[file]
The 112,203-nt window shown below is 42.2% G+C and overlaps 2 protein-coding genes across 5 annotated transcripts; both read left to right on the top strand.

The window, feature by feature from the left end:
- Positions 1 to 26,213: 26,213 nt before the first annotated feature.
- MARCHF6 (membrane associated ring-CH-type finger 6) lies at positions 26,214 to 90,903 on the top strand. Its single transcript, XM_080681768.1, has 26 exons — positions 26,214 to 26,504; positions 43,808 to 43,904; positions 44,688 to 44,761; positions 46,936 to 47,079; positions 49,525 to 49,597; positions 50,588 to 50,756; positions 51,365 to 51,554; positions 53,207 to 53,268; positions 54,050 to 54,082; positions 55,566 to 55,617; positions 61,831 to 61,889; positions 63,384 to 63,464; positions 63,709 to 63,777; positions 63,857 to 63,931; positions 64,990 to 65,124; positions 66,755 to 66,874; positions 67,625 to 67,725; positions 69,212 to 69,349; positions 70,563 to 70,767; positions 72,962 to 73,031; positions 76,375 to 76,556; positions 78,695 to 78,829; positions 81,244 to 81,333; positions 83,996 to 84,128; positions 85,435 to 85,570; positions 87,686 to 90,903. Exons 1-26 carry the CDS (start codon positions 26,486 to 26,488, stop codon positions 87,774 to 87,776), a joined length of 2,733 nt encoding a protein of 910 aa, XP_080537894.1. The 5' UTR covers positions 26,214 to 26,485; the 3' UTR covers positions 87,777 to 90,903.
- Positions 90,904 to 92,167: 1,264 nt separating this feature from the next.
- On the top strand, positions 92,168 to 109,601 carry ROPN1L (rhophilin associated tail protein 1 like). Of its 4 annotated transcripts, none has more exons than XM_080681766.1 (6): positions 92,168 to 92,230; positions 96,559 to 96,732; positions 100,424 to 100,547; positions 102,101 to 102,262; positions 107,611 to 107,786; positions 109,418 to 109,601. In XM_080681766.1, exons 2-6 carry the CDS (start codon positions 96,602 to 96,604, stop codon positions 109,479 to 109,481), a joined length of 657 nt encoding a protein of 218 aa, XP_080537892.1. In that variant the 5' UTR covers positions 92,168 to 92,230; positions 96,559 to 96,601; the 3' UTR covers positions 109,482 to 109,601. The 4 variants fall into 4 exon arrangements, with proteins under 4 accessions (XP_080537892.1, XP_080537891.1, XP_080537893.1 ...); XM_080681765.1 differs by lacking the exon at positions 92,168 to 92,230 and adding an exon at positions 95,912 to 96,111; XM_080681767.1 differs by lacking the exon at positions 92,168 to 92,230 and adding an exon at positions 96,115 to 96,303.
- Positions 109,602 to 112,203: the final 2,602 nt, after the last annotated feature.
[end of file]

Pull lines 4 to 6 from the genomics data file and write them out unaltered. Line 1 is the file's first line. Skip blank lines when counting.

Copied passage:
- MARCHF6 (membrane associated ring-CH-type finger 6) lies at positions 26,214 to 90,903 on the top strand. Its single transcript, XM_080681768.1, has 26 exons — positions 26,214 to 26,504; positions 43,808 to 43,904; positions 44,688 to 44,761; positions 46,936 to 47,079; positions 49,525 to 49,597; positions 50,588 to 50,756; positions 51,365 to 51,554; positions 53,207 to 53,268; positions 54,050 to 54,082; positions 55,566 to 55,617; positions 61,831 to 61,889; positions 63,384 to 63,464; positions 63,709 to 63,777; positions 63,857 to 63,931; positions 64,990 to 65,124; positions 66,755 to 66,874; positions 67,625 to 67,725; positions 69,212 to 69,349; positions 70,563 to 70,767; positions 72,962 to 73,031; positions 76,375 to 76,556; positions 78,695 to 78,829; positions 81,244 to 81,333; positions 83,996 to 84,128; positions 85,435 to 85,570; positions 87,686 to 90,903. Exons 1-26 carry the CDS (start codon positions 26,486 to 26,488, stop codon positions 87,774 to 87,776), a joined length of 2,733 nt encoding a protein of 910 aa, XP_080537894.1. The 5' UTR covers positions 26,214 to 26,485; the 3' UTR covers positions 87,777 to 90,903.
- Positions 90,904 to 92,167: 1,264 nt separating this feature from the next.
- On the top strand, positions 92,168 to 109,601 carry ROPN1L (rhophilin associated tail protein 1 like). Of its 4 annotated transcripts, none has more exons than XM_080681766.1 (6): positions 92,168 to 92,230; positions 96,559 to 96,732; positions 100,424 to 100,547; positions 102,101 to 102,262; positions 107,611 to 107,786; positions 109,418 to 109,601. In XM_080681766.1, exons 2-6 carry the CDS (start codon positions 96,602 to 96,604, stop codon positions 109,479 to 109,481), a joined length of 657 nt encoding a protein of 218 aa, XP_080537892.1. In that variant the 5' UTR covers positions 92,168 to 92,230; positions 96,559 to 96,601; the 3' UTR covers positions 109,482 to 109,601. The 4 variants fall into 4 exon arrangements, with proteins under 4 accessions (XP_080537892.1, XP_080537891.1, XP_080537893.1 ...); XM_080681765.1 differs by lacking the exon at positions 92,168 to 92,230 and adding an exon at positions 95,912 to 96,111; XM_080681767.1 differs by lacking the exon at positions 92,168 to 92,230 and adding an exon at positions 96,115 to 96,303.